If you are, stop it now!
Most of the sales messages that I see or receive are overly “me” centric and are focused on what companies and their sales people want to sell versus actually caring about what buyers want and need.
Unsolicited messages that are ill conceived, generic, boring, use jargon that means nothing to your prospect and are not tailored to their needs and interests is a big no-no! Do sellers (and their managers) even understand that this approach kills sales opportunities before they ever get off the ground?
Let me share a couple of examples of what not to send to people, especially people you don’t know.
LinkedIn Invitation – Not the Right Way to Customize
This is a LinkedIn invitation message that I received recently… “I stumbled across your profile and thought this might be a good way to get in touch in case my company can be of some assistance down the road. Happy to take some time to connect by phone if you’d like to learn more.”
Not only will I not connect with this person, I am certainly not clearing my calendar to have a phone call with him. Why would I? He’s a stranger, his email certainly lacks creativity and not a single word that is compelling or tailored to me all.
Don’t You Know I’m Your Competitor?
“Barb – I’m sure you know a salesperson or two that could use a good selling tip from time to time (whether they know it or not). Is there anyone in your network that’s recently mentioned prospecting or networking as a challenge for their team? Or, maybe they’ve mentioned not getting good leads from marketing? If so, how would I go about connecting with them?”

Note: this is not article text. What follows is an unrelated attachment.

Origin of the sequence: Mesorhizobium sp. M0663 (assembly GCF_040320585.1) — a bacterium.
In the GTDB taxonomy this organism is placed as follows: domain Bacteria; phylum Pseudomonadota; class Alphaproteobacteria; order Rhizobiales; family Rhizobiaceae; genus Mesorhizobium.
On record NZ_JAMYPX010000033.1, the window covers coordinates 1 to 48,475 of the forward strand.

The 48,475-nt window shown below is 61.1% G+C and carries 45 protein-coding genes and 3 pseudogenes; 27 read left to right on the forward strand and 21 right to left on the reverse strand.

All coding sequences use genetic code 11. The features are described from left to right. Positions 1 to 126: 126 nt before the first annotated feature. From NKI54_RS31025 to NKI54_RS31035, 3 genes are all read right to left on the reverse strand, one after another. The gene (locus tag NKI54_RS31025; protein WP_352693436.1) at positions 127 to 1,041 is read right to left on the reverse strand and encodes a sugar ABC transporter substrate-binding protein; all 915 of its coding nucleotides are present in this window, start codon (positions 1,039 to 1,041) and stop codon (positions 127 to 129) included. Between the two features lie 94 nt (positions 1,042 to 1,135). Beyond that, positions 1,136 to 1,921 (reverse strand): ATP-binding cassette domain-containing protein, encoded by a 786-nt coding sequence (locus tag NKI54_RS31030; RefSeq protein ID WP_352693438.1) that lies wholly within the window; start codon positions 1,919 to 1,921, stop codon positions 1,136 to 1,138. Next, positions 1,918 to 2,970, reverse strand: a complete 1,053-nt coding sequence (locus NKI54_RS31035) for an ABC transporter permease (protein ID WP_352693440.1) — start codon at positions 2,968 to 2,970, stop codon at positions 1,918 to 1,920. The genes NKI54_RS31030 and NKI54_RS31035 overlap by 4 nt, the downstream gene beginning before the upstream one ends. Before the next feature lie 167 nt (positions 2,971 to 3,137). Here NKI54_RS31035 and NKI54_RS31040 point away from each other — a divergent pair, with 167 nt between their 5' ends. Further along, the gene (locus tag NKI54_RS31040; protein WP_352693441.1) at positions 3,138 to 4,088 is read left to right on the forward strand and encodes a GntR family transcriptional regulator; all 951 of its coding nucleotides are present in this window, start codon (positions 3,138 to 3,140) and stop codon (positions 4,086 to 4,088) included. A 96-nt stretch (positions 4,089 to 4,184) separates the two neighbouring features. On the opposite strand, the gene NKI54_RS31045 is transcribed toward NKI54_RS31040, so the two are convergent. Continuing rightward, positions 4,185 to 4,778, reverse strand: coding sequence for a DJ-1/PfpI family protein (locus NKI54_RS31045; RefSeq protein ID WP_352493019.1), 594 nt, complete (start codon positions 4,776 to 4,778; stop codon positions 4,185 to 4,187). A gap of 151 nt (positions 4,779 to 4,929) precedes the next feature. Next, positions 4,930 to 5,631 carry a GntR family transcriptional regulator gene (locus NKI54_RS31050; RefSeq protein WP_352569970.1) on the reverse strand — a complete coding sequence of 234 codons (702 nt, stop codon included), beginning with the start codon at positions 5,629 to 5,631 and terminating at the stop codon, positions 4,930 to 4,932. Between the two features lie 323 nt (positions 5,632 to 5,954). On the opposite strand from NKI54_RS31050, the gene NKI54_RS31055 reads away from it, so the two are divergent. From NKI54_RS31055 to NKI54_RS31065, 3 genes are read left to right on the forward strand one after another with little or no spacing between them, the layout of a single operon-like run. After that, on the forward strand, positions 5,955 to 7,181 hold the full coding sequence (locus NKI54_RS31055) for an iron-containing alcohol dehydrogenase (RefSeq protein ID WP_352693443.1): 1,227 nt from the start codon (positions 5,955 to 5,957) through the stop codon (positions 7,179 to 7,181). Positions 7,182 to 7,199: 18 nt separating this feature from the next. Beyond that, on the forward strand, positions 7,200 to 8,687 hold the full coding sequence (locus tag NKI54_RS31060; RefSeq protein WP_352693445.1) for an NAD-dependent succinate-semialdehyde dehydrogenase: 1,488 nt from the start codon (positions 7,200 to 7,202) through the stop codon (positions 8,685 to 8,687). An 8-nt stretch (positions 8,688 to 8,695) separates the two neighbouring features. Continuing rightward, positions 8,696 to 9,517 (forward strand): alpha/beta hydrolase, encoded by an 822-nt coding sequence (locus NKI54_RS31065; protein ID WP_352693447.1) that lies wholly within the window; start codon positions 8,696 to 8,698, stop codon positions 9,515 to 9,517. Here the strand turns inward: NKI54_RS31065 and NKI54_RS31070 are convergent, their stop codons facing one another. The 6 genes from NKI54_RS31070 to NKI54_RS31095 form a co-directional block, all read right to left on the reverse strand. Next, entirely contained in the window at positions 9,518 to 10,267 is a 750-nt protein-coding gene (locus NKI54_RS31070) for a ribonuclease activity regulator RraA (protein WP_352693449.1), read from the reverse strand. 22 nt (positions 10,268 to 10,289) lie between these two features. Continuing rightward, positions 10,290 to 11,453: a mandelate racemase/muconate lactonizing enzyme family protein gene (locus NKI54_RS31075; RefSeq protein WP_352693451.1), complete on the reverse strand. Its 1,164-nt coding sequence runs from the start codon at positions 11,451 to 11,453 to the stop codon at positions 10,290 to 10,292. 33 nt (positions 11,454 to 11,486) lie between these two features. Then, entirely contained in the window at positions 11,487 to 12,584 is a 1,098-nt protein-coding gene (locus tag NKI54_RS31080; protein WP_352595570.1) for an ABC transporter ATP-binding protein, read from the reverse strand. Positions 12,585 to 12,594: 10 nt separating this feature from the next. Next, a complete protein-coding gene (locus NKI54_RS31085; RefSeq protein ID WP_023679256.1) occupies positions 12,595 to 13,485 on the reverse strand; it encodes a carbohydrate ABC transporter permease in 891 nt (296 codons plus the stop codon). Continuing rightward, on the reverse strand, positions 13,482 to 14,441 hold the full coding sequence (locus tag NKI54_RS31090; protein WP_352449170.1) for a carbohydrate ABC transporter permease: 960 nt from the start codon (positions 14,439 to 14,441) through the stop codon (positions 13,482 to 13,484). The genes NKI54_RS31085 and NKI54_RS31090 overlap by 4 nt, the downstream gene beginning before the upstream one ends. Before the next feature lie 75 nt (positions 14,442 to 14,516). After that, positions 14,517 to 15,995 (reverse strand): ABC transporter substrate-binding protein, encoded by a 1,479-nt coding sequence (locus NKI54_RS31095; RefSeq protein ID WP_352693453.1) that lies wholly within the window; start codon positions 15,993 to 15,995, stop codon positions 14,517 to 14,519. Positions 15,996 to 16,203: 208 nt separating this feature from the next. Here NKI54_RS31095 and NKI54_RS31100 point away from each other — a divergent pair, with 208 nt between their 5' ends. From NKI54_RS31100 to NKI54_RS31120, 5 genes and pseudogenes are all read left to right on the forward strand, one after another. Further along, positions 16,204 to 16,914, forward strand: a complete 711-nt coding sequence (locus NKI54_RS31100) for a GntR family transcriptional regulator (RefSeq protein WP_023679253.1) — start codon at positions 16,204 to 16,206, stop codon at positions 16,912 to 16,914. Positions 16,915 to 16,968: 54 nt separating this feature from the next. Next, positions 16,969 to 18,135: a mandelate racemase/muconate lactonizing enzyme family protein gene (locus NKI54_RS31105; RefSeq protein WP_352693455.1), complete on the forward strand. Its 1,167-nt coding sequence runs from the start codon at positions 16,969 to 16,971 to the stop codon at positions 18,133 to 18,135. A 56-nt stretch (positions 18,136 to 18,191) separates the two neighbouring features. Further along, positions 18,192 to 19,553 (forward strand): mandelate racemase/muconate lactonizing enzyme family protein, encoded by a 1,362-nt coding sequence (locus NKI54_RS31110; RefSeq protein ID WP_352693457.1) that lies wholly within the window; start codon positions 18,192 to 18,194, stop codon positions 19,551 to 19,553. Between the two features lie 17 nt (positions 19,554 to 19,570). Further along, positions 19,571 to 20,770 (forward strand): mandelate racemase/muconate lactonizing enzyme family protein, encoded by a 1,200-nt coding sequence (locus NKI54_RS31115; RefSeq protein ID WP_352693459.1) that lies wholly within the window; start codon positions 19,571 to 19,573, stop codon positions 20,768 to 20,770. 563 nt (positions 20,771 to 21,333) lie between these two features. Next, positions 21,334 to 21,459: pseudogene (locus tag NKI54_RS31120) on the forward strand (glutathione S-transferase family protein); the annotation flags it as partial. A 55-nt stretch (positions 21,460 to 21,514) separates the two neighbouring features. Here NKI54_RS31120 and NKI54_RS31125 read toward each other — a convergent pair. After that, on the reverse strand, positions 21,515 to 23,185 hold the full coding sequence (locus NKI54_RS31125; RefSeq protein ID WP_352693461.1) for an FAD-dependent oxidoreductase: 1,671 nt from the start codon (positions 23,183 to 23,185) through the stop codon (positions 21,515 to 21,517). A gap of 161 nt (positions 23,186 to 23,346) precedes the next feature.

I am loosely connected to this guy best. We sell competing services…in the same geographic market. Yet, he still asks if I know people who have mentioned prospecting and networking in today’s business environment is a challenge. If this salesperson had actually paid attention to my profile, he would know that I work with sales teams, so why would I send them on over to him?
What Did My Network Think About These Approaches
I crowd sourced my network to gauge their reaction to these latest emails, and here are just a few of the comments:
“So much stupid. Where to begin? a) Mass emails are a bad idea if you want actual customers. (If you just want to show your boss you’re doing some “work,” then sure, go ahead and send out emails blindly.) b) Take time to develop a qualified list. Research the companies and individual targets. Find contacts that can introduce you and get you in the door. c) This isn’t rocket science.”
“I get so tired of people looking for the quick-easy fix. If they had invested some time developing or establishing a professional relationship with you, they could have gotten somewhere. Looking forward to reading your post.”
You Don’t Get Second Chances
In both cases, these salespeople demonstrate their lack of sales professionalism. They are naïve at best and lazy at worst.
Buyers are assaulted with emails from sales people who use this type of unthinking approach all the time. Yet, salespeople complain that decision makers are harder and harder to reach.
Well, of course they are. Stop confusing activity with effectiveness. Change your message, change your approach and perhaps you’ll finally get somewhere!
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